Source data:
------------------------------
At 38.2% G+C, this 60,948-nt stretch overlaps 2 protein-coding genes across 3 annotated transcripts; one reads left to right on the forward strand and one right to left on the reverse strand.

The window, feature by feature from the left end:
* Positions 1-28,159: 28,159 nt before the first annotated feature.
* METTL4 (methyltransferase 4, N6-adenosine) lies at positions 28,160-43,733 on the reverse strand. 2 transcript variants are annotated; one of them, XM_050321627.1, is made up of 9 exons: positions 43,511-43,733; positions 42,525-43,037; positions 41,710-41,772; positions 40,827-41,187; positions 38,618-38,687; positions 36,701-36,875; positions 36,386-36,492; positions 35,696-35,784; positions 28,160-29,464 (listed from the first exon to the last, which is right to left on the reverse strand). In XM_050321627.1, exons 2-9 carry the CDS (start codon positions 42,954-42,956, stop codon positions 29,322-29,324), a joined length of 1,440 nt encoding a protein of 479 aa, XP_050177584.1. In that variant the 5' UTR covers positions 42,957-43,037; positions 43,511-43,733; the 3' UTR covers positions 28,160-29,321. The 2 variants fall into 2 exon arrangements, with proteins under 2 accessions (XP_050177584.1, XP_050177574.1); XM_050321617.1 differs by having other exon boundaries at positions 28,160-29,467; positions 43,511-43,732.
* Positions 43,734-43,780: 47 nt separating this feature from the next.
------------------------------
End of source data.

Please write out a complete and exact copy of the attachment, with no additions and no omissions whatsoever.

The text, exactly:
At 38.2% G+C, this 60,948-nt stretch overlaps 2 protein-coding genes across 3 annotated transcripts; one reads left to right on the forward strand and one right to left on the reverse strand.

The window, feature by feature from the left end:
* Positions 1-28,159: 28,159 nt before the first annotated feature.
* METTL4 (methyltransferase 4, N6-adenosine) lies at positions 28,160-43,733 on the reverse strand. 2 transcript variants are annotated; one of them, XM_050321627.1, is made up of 9 exons: positions 43,511-43,733; positions 42,525-43,037; positions 41,710-41,772; positions 40,827-41,187; positions 38,618-38,687; positions 36,701-36,875; positions 36,386-36,492; positions 35,696-35,784; positions 28,160-29,464 (listed from the first exon to the last, which is right to left on the reverse strand). In XM_050321627.1, exons 2-9 carry the CDS (start codon positions 42,954-42,956, stop codon positions 29,322-29,324), a joined length of 1,440 nt encoding a protein of 479 aa, XP_050177584.1. In that variant the 5' UTR covers positions 42,957-43,037; positions 43,511-43,733; the 3' UTR covers positions 28,160-29,321. The 2 variants fall into 2 exon arrangements, with proteins under 2 accessions (XP_050177584.1, XP_050177574.1); XM_050321617.1 differs by having other exon boundaries at positions 28,160-29,467; positions 43,511-43,732.
* Positions 43,734-43,780: 47 nt separating this feature from the next.